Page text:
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Theodore and Emma (WILSON) ASHCROFT by Lnyt5Byt


									Theodore and Emma (WILSON) ASHCROFT

         Emma: Theodore Ashcroft was born in 1884 on my father's ranch near McCarty
Road above the present day Prado Park .
       Theodore: As a young man, I moved with my parents, William and Lovice
Ashcroft, to the Rincon basin after being forced off our family ranch along with many
other unfortunate people whose homes were in the Juapa district. It was discovered not
to be public land but a portion of a Mexican Grant. My father died in 1901 soon after our
move and is buried here in our family plot.
       My brother, Ira and I quit claimed the deed to the land by our widowed mother.
Our mother and our three sisters Viola, Lily and Zina moved to the newly settled town of
Corona and had a house built at 7th and Main Streets. Zina died in the house in 1909 at
the age of 17 after a nine month battle with 'lung disease'. Viola and Lily grew up to
become active members of Corona 's society. Lily married Florinda Hoge Slaughter son
of the Prado Slaughters. Viola married James Thompson of Corona .
       In 1903 I married Rincon school teacher, Emma Wilson. I was 19 years old. My
older brother, Ira, married my wife's sister, Hortense. They were known as the school
teaching Wilson Sisters as they both taught school in the first Rincon school house; a one
room Victorian school house designed by Corona 's resident architect and builder Leo
       Folks in the area knew me by my slight limp, and my wife was known for her
kindness and generosity. She would take her fancy garden flowers or the wildflowers in
season to the Rincon school house to the delight of the students. Most of the children had
never seen a calla lily or other exotic plants.
       Emma: I remember that Theodore delivered a dairy size metal milk can of fresh
water to the school each day. Let me tell you a little about the one room school house
days. The teacher rang the large bell in the belfry at 8:30 and again at noon; the children
came running out from under the huge pepper tree where they had been eating their
packed lunches. A horse corral was situated under that same tree as most of the children
rode a horse to school. Some of the younger children were tied on their horses, so they
wouldn't fall off when the older children raced. The children's ethicalities were either
Caucasian or Spanish. The Spanish children were descendents of the area's original
owners, the Yorbas.
       Miss Bess Adams was a Prado school teacher who came to the school with things
firmly in her mind such as 'underprivileged', 'minority group' and 'racial prejudice'. But
being brilliant, she soon realized that she was about to divide us for the first time in our
lives into two such groups. She soon snapped out of it. Later in life, her deep love of
Latins led her to establish the Pauda Hills Theater near Claremont . We really had very
good quality teachers at Rincon; it is hard to believe that they came to the school directly
out of normal (teaching) school with most of them expecting to be married at the end of
their term.
       Theodore: Our only child, Ada was born in 1913, and in 1916 the Prado basin
experienced a terrifying flood. I sold my land to my brother and moved up on a hill
outside of the town of Prado . There I became a dry farmer, and Emma and I also ran a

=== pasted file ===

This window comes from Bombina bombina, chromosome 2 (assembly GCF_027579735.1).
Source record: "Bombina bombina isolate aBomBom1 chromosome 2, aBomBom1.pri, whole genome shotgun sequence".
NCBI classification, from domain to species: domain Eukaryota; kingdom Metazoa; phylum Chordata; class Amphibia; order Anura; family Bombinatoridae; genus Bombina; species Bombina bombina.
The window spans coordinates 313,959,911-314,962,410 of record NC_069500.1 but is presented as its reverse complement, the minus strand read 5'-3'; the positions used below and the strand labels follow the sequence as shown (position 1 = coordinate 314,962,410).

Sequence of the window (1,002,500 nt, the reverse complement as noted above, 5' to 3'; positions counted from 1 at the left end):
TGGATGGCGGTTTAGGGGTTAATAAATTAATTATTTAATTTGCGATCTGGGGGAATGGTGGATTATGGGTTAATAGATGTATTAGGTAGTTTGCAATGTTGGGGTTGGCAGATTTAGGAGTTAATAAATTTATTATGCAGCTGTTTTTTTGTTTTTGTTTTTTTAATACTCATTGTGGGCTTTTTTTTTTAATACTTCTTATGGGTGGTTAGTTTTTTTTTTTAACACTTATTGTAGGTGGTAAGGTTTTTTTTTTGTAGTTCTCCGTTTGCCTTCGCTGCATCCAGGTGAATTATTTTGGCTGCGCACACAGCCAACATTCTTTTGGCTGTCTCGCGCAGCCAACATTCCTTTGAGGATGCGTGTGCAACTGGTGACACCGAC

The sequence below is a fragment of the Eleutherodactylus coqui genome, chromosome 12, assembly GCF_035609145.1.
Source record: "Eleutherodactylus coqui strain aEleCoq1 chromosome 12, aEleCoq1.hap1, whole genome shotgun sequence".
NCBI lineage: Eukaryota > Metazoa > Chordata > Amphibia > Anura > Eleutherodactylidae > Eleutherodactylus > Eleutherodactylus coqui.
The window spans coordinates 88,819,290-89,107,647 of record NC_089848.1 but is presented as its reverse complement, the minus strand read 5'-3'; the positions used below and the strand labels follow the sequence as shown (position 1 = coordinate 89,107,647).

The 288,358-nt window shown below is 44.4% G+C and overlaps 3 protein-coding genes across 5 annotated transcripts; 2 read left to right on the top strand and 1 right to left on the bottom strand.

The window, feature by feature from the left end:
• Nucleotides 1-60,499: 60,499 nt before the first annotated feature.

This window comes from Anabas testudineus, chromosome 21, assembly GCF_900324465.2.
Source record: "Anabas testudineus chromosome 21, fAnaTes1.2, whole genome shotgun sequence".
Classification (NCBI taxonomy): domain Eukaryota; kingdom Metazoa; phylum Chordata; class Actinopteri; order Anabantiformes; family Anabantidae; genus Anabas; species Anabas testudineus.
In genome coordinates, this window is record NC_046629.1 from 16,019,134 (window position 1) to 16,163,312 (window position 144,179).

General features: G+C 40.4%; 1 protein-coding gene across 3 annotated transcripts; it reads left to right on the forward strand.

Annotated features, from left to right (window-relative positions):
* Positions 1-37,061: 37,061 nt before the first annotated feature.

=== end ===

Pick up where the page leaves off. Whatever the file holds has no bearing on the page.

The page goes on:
store in the Prado town site for many years.
       We thought we had moved out of danger only to have the area flood again in 1938.
This was an even more disastrous flood and wiped out livestock, crops, and worst of all
flooded Orange County . The decision was then made by the government to build the
Prado Dam, and this meant that the residents of Prado had to relocate.
       This was the same year our daughter, Ada following in her mother's footsteps,
started teaching in the third Prado School . She only taught in it for one term; the year it
opened, and the year it closed, 1938-1939.
       During this time, the Prado Flood Basin was being planned. The Army Corps of
Engineers waited to start the project until the school year was over. The school was then
used as an office to facilitate the building of the dam and then removed after it had served
its purpose to the engineers. Several of the head men of the Prado Dam project lived in
my soon to be demolished home while waiting for the children to graduate.
       Emma: We moved to Corona where Ada taught at Kimball and Vicentia
Elementary schools . Just two years later, in 1940, Theodore took our neighbor, Mrs.
Aguilar, to shop in Corona as was his habit. When they arrived at Richard's Dry Goods
store, Theodore told Mrs. Aguilar he would return in 30 minutes. Many hours later when
he had not returned, Constable C. J. Lincoln was called, an all points bulletin was
broadcast and a manhunt began. The Constable tracked Theodore's trail to Caudill's gas
station on West Sixth Street in Corona where he had paid his gasoline bill. There were
no clues for three days. Our neighbor, the innocent Mrs. Aguilar, was taken to Riverside
for questioning. Two more agonizing days went by before his tan Buick with wire
wheels was discovered on a isolated road about a quarter mile north of the old Parkridge
Country Club rifle range. Theodore had died of a heart attack. It was reported that
beside the car was a 10 gallon milk jug; just like the one he always provided for the
school children.
       Theodore: Emma lived in Corona until her death in 1966. She never remarried.
My brother Ira and his wife however had another take on the vow of holy matrimony.

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